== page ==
What can be decided locally without identifiers?

Pierre Fraigniaud, Mika Göös, Amos Korman, and Jukka Suomela


Do unique node identifiers help in deciding whether a network G has a prescribed property P? We study this question in the context of distributed local decision, where the objective is to decide whether G \in P by having each node run a constant-time distributed decision algorithm. If G \in P, all the nodes should output yes; if G \notin P, at least one node should output no. A recent work (Fraigniaud et al., OPODIS 2012) studied the role of identifiers in local decision and gave several conditions under which identifiers are not needed. In this  article, we answer their original question. More than that, we do so under all combinations of the following two critical variations on the underlying model of distributed computing: (B): the size of the identifiers is bounded by a function of the size of the input network; as  opposed to (\neg B): the identifiers are unbounded. (C): the nodes run a computable algorithm; as opposed to (\neg C): the nodes can compute any, possibly uncomputable function. While it is easy to see that under (\neg B, \neg C) identifiers are not needed, we show that under all other combinations there are properties that can be decided locally if and only if identifiers are present. Our constructions use ideas from classical computability theory.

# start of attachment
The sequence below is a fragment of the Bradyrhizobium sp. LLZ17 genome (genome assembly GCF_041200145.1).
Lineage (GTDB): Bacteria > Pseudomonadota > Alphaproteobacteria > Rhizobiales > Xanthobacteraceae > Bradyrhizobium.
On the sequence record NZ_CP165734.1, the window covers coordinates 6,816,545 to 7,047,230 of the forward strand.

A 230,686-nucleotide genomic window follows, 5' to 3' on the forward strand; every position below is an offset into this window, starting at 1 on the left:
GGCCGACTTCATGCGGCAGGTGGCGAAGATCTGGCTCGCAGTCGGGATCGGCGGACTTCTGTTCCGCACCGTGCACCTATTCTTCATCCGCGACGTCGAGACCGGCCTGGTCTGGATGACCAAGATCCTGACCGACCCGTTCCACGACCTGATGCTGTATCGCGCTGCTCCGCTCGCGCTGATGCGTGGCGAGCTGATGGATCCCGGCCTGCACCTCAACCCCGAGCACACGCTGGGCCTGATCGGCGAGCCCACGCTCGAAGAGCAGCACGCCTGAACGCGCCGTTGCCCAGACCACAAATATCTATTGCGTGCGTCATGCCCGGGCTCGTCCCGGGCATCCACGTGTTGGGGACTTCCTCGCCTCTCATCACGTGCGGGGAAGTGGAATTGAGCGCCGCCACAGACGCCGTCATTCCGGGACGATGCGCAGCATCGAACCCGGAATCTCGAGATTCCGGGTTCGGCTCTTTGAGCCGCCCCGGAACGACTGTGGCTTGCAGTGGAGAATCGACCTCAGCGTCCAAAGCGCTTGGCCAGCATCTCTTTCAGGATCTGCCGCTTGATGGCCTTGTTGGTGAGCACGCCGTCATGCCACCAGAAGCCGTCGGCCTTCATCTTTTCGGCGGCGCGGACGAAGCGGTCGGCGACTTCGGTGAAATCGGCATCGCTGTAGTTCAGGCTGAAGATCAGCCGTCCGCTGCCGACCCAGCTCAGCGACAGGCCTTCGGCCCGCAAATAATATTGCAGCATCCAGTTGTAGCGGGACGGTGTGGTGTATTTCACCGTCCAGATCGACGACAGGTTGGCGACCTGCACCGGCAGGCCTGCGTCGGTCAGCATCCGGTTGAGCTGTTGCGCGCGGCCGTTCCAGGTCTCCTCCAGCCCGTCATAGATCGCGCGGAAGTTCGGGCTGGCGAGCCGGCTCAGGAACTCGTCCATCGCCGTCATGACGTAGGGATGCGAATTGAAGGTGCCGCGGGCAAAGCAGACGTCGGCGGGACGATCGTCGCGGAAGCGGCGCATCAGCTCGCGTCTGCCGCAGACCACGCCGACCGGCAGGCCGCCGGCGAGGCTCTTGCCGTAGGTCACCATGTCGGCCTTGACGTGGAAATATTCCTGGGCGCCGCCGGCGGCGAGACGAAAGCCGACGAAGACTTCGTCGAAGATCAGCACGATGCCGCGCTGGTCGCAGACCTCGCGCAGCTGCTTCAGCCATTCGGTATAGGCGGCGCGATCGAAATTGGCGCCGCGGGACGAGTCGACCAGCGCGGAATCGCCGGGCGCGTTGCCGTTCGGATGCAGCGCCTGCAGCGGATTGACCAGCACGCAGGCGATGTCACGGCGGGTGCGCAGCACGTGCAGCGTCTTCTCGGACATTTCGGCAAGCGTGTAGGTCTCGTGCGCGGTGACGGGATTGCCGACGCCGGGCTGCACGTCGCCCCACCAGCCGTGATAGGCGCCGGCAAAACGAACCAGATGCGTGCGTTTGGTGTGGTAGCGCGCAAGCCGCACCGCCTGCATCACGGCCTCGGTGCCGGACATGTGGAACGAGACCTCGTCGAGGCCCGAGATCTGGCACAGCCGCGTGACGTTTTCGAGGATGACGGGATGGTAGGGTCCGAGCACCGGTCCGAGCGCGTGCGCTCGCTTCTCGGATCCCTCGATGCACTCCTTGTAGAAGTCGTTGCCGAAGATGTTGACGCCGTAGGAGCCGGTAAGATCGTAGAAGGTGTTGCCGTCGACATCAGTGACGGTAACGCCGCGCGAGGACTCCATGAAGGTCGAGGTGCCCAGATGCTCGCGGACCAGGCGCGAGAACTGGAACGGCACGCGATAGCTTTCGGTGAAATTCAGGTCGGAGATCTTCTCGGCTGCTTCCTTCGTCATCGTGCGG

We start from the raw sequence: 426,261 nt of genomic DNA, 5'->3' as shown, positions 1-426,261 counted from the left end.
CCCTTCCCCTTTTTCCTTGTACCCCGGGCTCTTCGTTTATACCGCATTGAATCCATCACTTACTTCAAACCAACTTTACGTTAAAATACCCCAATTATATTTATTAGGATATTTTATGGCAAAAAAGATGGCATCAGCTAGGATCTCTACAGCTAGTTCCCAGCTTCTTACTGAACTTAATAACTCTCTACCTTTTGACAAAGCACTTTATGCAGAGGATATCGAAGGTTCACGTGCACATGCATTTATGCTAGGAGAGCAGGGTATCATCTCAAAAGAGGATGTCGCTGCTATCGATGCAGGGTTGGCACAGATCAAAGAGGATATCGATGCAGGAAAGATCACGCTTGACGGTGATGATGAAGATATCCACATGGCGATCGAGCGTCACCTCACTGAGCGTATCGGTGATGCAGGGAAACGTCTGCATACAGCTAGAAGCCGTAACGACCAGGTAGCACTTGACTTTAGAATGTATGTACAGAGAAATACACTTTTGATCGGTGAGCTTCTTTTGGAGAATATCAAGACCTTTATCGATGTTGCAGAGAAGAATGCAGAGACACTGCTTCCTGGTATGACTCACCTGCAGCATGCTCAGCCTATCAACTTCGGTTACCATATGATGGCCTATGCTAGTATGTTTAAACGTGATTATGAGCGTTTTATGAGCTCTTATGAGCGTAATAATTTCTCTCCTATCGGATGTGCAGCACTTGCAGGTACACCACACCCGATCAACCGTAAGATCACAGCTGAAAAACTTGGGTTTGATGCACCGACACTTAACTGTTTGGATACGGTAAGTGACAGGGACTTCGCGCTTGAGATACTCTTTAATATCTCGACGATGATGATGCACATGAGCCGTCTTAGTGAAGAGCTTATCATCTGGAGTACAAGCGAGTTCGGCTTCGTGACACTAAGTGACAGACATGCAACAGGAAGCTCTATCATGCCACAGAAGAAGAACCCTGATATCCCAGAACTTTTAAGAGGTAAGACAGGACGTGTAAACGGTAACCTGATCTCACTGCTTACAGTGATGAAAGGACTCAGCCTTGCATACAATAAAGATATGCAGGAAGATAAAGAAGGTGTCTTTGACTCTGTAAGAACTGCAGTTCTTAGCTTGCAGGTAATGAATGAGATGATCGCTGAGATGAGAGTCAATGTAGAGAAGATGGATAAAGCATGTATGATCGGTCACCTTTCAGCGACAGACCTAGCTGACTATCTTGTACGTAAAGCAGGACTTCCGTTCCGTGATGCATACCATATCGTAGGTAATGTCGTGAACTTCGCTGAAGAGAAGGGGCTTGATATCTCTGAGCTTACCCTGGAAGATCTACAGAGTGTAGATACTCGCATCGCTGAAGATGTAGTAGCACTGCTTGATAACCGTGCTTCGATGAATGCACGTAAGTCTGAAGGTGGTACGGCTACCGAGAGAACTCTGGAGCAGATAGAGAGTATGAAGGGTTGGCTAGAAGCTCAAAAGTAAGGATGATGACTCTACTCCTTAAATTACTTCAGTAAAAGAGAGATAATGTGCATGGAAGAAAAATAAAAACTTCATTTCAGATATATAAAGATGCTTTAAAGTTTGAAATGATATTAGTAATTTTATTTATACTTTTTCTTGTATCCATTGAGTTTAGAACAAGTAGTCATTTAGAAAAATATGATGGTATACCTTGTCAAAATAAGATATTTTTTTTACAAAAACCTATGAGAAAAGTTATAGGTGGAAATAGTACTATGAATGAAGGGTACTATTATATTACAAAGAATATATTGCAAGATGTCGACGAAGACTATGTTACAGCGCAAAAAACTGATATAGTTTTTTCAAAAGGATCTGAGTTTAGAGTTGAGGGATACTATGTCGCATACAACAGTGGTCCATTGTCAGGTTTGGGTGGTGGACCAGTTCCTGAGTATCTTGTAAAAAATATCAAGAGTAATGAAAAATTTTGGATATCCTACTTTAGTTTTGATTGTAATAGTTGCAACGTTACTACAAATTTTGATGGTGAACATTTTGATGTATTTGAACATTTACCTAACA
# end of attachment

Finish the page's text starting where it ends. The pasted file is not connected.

Guest: Mika Göös
Host: Stefan Schmid

Fast Byzantine Agreement

Nicolas Braud-Santoni, Rachid Guerraoui, Florian Huc

Abstract: This paper presents the first probabilistic Byzantine Agreement algorithm whose communication and time complexities are poly-logarithmic. So far, the most effective probabilistic Byzantine Agreement algorithm had communication complexity O*(sqrt n), and time complexity O*(1). Our algorithm is based on a novel, unbalanced, almost everywhere to everywhere Agreement protocol which is interesting in its own right.

Guest: Florian Huc
Host: Stefan Schmid